Dryad runs the application by executing the vertices of this graph on a set of available computers, communicating as appropriate through files, TCP pipes, and shared-memory FIFOs. The vertices provided by the application developer are quite simple and are usually written as sequential programs with no thread creation or locking. Concurrency arises from Dryad scheduling vertices to run simultaneously on multiple computers, or on multiple CPU cores within a computer. The application can discover the size and placement of data at run time, and modify the graph as the computation progresses to make efficient use of the available resources.

Dryad is designed to scale from powerful multi-core single computers, through small clusters of computers, to data centers with thousands of computers. The Dryad execution engine handles all the difficult problems of creating a large distributed, concurrent application: scheduling the use of computers and their CPUs, recovering from communication or computer failures, and transporting data between vertices.

Check out the list of interesting papers and projects (Github).

Hadoop would not be real without this paper. MapReduce is the most famous and still most used processing paradigm for big data. It is not suitable for everything and there are several improvements (Dryad, Spark, …) but Google, Facebook, Twitter and many other has million rows of code deployed into their systems.

google_logoTitle: MapReduce: Simplified Data Processing on Large Clusters (PDF), December 2004
Authors: Jeffrey Dean and Sanjay Ghemawat

MapReduce is a programming model and an associated implementation for processing and generating large data sets. Users specify a map function that processes a key/value pair to generate a set of intermediate key/value pairs, and a reduce function that merges all intermediate values associated with the same intermediate key. Many real world tasks are expressible in this model, as shown in the paper.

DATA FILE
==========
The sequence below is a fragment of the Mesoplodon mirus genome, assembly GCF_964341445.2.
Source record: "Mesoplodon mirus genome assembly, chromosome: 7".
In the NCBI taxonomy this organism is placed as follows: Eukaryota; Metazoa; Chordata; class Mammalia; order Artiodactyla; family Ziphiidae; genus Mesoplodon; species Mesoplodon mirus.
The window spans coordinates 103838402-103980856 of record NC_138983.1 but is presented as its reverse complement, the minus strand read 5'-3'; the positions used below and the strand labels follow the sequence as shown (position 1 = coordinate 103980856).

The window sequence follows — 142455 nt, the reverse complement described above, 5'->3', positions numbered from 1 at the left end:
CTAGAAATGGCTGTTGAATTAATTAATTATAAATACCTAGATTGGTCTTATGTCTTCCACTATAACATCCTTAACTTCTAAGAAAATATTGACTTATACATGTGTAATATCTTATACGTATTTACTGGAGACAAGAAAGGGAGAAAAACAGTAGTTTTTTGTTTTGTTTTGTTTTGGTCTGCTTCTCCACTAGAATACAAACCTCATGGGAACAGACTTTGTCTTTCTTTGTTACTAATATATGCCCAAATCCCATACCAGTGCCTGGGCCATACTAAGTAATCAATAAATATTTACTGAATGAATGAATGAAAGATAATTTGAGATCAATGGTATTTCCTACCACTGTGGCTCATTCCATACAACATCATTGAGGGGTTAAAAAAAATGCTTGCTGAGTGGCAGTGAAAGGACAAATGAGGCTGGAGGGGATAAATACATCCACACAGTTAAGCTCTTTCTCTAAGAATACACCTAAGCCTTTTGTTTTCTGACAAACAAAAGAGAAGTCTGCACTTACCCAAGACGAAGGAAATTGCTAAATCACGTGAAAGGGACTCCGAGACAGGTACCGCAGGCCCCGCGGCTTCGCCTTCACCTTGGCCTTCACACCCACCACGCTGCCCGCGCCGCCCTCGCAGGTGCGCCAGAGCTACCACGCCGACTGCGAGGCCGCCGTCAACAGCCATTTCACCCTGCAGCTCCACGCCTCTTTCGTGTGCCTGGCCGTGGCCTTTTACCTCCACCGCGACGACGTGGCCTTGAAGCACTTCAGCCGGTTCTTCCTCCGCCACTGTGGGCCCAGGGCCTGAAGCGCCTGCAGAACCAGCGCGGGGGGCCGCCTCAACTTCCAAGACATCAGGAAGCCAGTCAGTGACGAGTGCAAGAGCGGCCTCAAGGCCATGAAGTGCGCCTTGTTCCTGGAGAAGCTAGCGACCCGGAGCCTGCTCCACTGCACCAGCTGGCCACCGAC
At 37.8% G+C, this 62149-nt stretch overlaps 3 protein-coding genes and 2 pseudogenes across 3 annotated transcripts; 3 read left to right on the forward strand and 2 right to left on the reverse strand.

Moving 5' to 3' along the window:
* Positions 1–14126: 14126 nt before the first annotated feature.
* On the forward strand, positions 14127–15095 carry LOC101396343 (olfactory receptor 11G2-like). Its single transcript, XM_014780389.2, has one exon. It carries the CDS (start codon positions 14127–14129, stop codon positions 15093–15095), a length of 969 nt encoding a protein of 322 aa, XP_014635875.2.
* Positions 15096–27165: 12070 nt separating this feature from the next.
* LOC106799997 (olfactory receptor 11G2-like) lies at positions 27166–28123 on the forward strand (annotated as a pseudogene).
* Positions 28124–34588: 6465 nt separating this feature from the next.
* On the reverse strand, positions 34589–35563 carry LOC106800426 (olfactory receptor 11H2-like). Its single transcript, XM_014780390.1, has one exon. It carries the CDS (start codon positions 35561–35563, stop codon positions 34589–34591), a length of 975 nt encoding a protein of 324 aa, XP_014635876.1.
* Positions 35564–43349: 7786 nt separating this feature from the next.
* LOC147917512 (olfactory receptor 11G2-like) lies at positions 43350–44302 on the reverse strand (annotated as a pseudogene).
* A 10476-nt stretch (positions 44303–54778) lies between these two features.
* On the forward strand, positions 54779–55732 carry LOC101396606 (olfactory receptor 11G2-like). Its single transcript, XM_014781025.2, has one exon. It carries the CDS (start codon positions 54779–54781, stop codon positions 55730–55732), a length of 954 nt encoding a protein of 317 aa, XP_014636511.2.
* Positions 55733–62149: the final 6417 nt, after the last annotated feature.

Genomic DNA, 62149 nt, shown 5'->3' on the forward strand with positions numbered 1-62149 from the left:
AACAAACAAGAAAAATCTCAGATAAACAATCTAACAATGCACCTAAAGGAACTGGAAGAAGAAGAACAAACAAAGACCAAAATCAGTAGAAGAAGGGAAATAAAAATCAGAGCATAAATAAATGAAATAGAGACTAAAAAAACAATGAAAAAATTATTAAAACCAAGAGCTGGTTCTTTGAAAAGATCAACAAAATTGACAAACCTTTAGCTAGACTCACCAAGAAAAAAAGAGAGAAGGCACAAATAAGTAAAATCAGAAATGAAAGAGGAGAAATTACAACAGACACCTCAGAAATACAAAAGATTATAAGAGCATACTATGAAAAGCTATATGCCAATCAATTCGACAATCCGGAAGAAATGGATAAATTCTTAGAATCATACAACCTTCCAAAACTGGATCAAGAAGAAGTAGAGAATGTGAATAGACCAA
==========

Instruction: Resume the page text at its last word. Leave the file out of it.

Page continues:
Programs written in this functional style are automatically parallelized and executed on a large cluster of commodity machines. The run-time system takes care of the details of partitioning the input data, scheduling the program’s execution across a set of machines, handling machine failures, and managing the required inter-machine communication. This allows programmers without any experience with parallel and distributed systems to easily utilize the resources of a large distributed system.

Our implementation of MapReduce runs on a large cluster of commodity machines and is highly scalable: a typical MapReduce computation processes many terabytes of data on thousands of machines. Programmers find the system easy to use: hundreds of MapReduce programs have been implemented and upwards of one thousand MapReduce jobs are executed on Google’s clusters every day.

Check out the list of interesting papers and projects (Github).

This is “the paper”¬†which started everything in big data environment. During 2003 Google already had problems most of our still haven’t in terms of size and availability of data. They developed a proprietary distributed filesystem called GFS. After a couple of years Yahoo creates HDFS, the distributed filesystem, part of Hadoop framework inspire by this paper. As The Hadoop co-creator Doug Cutting (@cutting): “Google is living a few years in the future and sending the rest of us messages”.


Title: The Google File System (PDF), October 2003
Authors: Sanjay Ghemawat, Howard Gobioff, and Shun-Tak Leung

We have designed and implemented the Google File System, a scalable distributed file system for large distributed data-intensive applications. It provides fault tolerance while running on inexpensive commodity hardware, and it delivers high aggregate performance to a large number of clients.

While sharing many of the same goals as previous distributed file systems, our design has been driven by observations of our application workloads and technological environment, both current and anticipated, that reflect a marked departure from some earlier file system assumptions. This has led us to reexamine traditional choices and explore radically different design points.

The file system has successfully met our storage needs. It is widely deployed within Google as the storage platform for the generation and processing of data used by our service as well as research and development efforts that require large data sets. The largest cluster to date provides hundreds of terabytes of storage across thousands of disks on over a thousand machines, and it is concurrently accessed by hundreds of clients.

In this paper, we present file system interface extensions designed to support distributed applications, discuss many aspects of our design, and report measurements from both micro-benchmarks and real world use.

Check out the list of interesting papers and projects (Github).